Lighting considerations for Walk-In Closets and Dressing Areas
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Lighting considerations for Walk-In Closets and Dressing Areas

The closet was a small space that was located in the bedroom or hallway of older homes. It was usually near the front and/or rear doors. It was used to store clothing and other items that weren’t displayed year-round. One ceiling-mounted incandescent bulb with a relatively low wattage provided light.

New construction and older homes have shifted to the walk-in or dressing room in preference to the old clutter-collecting closet. If you’ve ever been house hunting, you will remember visit this link to learn more the positive comments about walk-in closets.

There are several things you should keep in mind if you plan to add walk-in closets/dressing rooms to your remodeling plans. Most, if not all municipal codes place restrictions on lighting in closets (or other areas where clothes are stored). These codes may also limit lighting in dressing rooms where clothing is stored. Codes often prohibit the use of exposed incandescent bulbs due to their potential fire hazard. Exposed compact fluorescent light bulbs (CFLs) are also prohibited by some codes. Your remodeling plans will be reviewed and approved by the local building department before permits are issued. However, it is a good idea to check with them about the lighting plan in the areas that we are discussing.

A skylight or an outside window, although not usually prohibited by code is not recommended in clothing storage areas. Natural light can fade clothing and cause it to become brittle over time. Sun-blocking shades should be included in any plans for outside windows.

Full spectrum fluorescent lights are my top recommendation. Although originally intended to be used for indoor plants, they have become a variety of lighting options. They play a significant role in relieving some symptoms of seasonal affective disorder (SAD).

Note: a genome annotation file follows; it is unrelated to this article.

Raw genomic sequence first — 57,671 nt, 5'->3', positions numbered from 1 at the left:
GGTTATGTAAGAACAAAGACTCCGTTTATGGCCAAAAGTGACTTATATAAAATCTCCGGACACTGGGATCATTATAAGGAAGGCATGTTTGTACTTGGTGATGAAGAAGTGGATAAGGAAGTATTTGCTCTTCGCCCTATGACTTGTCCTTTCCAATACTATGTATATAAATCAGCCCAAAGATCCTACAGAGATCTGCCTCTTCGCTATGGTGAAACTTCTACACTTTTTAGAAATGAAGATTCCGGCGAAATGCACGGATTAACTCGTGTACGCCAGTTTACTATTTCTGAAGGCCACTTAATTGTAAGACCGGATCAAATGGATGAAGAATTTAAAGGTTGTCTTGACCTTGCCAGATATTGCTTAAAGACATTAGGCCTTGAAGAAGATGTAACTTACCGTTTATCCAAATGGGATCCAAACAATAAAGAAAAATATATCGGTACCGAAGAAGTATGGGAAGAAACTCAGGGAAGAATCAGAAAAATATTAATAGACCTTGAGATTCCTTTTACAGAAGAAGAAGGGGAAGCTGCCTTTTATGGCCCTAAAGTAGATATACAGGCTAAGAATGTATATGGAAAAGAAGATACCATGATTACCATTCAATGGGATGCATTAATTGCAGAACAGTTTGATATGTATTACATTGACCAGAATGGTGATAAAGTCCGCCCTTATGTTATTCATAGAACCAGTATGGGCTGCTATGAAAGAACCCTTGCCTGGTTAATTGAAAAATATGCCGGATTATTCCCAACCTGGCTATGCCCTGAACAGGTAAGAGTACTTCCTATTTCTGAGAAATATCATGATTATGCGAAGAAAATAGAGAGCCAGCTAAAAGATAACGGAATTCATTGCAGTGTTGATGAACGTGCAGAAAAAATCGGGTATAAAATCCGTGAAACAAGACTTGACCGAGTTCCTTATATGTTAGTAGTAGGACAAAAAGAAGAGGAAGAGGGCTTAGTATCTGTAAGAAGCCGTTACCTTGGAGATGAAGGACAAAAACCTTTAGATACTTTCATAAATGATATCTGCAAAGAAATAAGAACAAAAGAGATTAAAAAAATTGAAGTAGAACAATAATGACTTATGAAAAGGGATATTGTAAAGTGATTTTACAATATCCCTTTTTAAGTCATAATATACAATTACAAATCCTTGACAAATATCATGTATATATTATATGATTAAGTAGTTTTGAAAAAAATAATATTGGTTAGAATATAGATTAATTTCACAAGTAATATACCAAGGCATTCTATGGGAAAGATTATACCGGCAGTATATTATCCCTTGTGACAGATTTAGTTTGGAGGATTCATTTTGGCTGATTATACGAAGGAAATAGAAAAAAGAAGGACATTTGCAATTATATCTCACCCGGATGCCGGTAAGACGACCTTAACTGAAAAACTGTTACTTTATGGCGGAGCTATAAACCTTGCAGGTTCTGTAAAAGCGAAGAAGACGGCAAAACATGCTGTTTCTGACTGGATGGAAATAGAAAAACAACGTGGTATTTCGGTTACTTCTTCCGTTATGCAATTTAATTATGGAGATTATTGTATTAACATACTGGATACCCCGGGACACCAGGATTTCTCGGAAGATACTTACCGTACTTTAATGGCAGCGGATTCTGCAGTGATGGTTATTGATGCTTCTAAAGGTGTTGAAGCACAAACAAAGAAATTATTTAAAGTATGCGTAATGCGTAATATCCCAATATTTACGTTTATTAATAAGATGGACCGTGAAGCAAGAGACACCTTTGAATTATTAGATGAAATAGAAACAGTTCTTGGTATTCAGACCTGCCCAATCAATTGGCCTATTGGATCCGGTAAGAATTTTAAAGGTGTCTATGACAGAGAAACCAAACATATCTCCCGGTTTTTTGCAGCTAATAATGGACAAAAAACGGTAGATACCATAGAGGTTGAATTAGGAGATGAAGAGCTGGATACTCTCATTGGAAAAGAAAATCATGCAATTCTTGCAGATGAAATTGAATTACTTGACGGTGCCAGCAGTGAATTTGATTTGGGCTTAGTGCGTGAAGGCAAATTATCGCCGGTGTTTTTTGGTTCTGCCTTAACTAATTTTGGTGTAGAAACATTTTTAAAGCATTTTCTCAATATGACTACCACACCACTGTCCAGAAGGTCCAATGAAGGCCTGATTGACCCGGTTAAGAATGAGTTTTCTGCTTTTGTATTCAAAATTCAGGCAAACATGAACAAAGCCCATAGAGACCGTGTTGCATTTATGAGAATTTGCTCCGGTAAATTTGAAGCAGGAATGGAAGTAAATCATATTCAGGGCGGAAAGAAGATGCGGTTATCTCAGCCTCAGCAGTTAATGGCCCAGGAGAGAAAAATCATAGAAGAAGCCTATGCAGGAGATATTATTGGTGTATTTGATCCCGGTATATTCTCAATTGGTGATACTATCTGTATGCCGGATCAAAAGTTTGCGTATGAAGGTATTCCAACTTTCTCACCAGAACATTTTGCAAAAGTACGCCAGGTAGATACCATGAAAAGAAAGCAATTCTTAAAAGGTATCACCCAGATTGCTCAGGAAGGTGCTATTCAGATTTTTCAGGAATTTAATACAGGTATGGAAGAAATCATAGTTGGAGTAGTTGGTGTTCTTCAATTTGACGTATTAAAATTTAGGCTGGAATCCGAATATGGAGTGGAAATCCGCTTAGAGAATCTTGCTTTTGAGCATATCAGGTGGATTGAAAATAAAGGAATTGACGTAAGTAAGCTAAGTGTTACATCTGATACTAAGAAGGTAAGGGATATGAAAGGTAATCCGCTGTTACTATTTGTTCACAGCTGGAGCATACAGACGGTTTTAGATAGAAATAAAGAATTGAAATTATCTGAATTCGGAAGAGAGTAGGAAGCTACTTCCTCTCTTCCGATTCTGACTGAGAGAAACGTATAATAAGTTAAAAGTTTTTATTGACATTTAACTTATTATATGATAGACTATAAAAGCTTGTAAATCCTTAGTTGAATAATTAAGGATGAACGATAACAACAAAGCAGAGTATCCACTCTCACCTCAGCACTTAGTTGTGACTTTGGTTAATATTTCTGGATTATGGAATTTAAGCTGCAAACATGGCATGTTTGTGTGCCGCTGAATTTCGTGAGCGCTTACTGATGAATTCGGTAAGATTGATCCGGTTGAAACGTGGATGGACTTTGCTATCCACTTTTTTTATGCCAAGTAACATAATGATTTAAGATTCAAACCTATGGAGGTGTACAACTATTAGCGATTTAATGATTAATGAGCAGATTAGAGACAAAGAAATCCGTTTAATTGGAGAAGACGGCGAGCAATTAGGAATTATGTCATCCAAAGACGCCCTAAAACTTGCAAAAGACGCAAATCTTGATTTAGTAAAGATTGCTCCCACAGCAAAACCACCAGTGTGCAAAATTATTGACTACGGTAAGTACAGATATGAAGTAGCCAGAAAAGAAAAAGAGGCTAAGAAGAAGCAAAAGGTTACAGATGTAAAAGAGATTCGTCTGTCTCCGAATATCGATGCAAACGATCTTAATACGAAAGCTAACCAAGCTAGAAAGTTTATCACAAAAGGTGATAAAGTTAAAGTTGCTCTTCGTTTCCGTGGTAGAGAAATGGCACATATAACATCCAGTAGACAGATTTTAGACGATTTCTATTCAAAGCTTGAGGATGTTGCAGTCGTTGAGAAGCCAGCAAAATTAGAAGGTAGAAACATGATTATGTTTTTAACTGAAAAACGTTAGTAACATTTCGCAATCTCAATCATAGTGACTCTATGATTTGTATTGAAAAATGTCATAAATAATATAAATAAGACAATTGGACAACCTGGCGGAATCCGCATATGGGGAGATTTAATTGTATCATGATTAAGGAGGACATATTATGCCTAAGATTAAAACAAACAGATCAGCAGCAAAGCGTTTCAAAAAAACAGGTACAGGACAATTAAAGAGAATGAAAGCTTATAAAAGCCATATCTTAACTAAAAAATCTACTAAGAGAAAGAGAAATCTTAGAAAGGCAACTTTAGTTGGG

SAD sufferers experience unpleasant symptoms in seasons when there isn’t enough sunlight. Because it casts a light with an unnatural bluish tint, the 5000-degree Kelvin fluorescent is not the best option for dressing rooms. The 3,500-degree Kelvin fluorescent produces warmer light, which allows for make-up that can be applied in daylight or under incandescent lights.

Recessed can-type fixtures are stylish and attractive, but there are some things you need to be aware of if you intend to use them. You should ensure that the code allows them. Second, the cans must be equipped with directional wall washer trims to allow the light source to illuminate the entire area rather than the area below it. Although specialty lighting may be more difficult to find than regular off-the-shelf fixtures and can be more costly, the extra effort and cost involved in finding them are well worth it.

Avoid lighting that produces a lot of heat. Use more low-power lights than a handful of high-powered ones. This will ensure more even lighting in your walk-in closet or dressing room, and will give you a more relaxed look.

Consider directional surface mounted lighting for large dressing rooms. Mount it on the ceiling, above the area where clothing is hanging. To make applying make-up and clothing easy, another surface-mounted system should be used.